Wednesday , May 31 2023
Lt Gen. (Rtd) Abdulrahman Bello Dambazau

How Presidency marred arms probe to shield Dambazzau and Buratai

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Facts have emerged that high-wired politics,  power play, intrigues bordering on vendetta and factional interests within the Presidency have marred the ongoing probe into the arms procurement between 2007 and 2015.

It was  gathered that not many even within the Air Vice Marshal (AVM) John Odeh-led Presidential Arms Probe panel were pleased with the eventual outcome of the report, which was said to be heavily influenced by external forces.

The investigative committee had on Thursday submitted its third interim report, which detailed how former senior military officers, including the two immediate past Chiefs of Army Staff (COAS), Lt-Gen. Azubuike Ihejirika (rtd.) and Lt-Gen. Kenneth Minimah (rtd.), political appointees and private individuals allegedly embezzled the security funds meant to prosecute the counter-terrorism war against Boko Haram .

However, the report which did not go down well with some of the friends and critics of the All Progressive Party (APC)-led government, who raised concerns about the exclusion of the former COAS and current Minister of Interior, Lt-Gen. Abdulrahman Dambazzau (rtd).


Some retired and serving military insiders expressed shock that only Ihejirika and  Minimah were singled out for probe when the Terms of Reference (TOR) for the investigative panel could have easily indicted all past service chiefs.

They noted that before the probe panel report was released, there were alleged moves by some vested interests to shield Damazzau from any foreseen indictment.

The concerned stakeholders were particularly miffed that the  Minister of Interior was being spared from probe “due to heavy pressure from the Presidency and other interested parties”.

“There is no how you can say Ihejirika or Minimah is guilty without indicting their predecessors and even successors as long as the military system, which used to be insular and self-regulatory, is subjugated to external scrutiny, except we want to simply deceive ourselves or punish those we don’t like their faces,” a senior officer said.

In the same vein, one of the retired generals explained that the systemic corruption in the military over the years ensured that all the service chiefs would be guilty by default rather than choice and “punishing anyone would be seen as a selective justice”.

The source said: “There are practices within the military system that have come to be accepted as the norm over the years whereas in actual fact they are corrupt practices. However, the problem is that these officers inherited the system and carried on with it and not by deliberate acts of choice. The only difference between one service chief and the other could be the degree of their greed.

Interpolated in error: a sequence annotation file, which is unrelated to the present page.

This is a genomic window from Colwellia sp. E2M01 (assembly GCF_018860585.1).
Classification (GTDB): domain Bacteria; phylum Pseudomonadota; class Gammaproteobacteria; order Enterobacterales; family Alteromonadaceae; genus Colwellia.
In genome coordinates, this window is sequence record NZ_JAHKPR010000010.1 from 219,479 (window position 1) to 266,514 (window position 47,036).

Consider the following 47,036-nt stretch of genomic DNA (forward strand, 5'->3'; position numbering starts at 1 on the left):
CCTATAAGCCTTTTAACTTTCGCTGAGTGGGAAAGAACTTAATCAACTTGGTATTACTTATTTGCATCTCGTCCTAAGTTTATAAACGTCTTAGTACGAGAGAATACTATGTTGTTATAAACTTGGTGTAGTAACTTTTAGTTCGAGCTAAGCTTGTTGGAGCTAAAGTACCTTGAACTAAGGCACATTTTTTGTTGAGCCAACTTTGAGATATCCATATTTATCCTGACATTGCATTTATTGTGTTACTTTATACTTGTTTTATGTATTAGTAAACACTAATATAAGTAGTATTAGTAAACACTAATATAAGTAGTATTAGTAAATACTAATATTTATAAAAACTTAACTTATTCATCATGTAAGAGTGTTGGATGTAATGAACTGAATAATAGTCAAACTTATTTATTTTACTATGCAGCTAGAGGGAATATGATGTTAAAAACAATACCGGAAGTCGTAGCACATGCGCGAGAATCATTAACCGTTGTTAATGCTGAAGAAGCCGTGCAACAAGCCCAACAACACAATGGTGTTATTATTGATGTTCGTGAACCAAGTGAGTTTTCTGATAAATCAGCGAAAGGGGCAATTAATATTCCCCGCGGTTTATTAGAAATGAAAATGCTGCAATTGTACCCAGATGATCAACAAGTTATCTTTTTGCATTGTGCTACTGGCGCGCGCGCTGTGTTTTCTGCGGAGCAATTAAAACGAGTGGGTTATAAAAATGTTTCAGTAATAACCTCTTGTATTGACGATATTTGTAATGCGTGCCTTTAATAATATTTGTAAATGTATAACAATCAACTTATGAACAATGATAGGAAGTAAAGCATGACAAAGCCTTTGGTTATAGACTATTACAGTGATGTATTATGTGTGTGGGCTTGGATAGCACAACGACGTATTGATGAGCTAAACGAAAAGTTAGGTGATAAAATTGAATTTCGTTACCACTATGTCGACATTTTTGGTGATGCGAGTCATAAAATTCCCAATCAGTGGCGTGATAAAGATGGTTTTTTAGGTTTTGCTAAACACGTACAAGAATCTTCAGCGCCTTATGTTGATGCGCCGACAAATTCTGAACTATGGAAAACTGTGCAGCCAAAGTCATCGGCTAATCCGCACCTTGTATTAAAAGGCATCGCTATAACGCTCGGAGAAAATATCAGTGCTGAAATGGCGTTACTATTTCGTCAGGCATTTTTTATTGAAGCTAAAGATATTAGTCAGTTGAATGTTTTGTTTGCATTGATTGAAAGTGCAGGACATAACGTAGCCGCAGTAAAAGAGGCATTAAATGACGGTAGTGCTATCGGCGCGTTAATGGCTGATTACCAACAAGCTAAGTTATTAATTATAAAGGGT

“For example, the alleged N1 billion deductions by former service chiefs  may be true but not up to that amount and this, if you check down the line, might have some systemic issue with it and that was what the former Chief of Air Staff (CDS), Air Chief Alex Badeh (rtd) was explaining when his case was raised”

“No one was expecting the administration to try to humiliate these service chiefs but might have worked out a way for them to return whatever that has been fraudulently taken quietly. Why I am saying this is because this has been the practice even down to the time President Muhammad Buhari was the military Head of State.”

This was echoed by another senior officer and military insider, who explained that “it is possible to get a lot of money from what I can call ‘shave off’ from excess on salaries and allowances.

The officer disclosed that the service chiefs had to adapt to “this survival instinct” when the former President Olusegun Obasanjo tried to cripple the military by denying them funds.

According to him, some of the offences the service chiefs are being accused of have been “the usual practice” within the Armed Forces.

The source said: “In fairness to the service chiefs, they often  spend most of the money realised this way to take care of infrastructure and development projects which governments continue to neglect budgeting for since the days of Obasanjo. Otherwise, the decay in barracks would have resulted in total collapse.

“Obasanjo wanted the military so crippled.  In the process of exercising ingenuity to cater for the situation in the barracks, the service chiefs also take care of themselves materially. Truth is they did not pocket everything as people and the present government is painting the situation and victimising the ones they hate among the former service chiefs.  It is a usual practice.”

“Also,most of what you call ‘welfare’  (bonus or gifts) to officers, soldiers,  friends, journalists etc also come from these sources as such monies are not budgeted or expected to be accounted for,” he added.

About Charles Igbinidu

Charles Igbinidu is a Public Relations practitioner in Lagos, Nigeria

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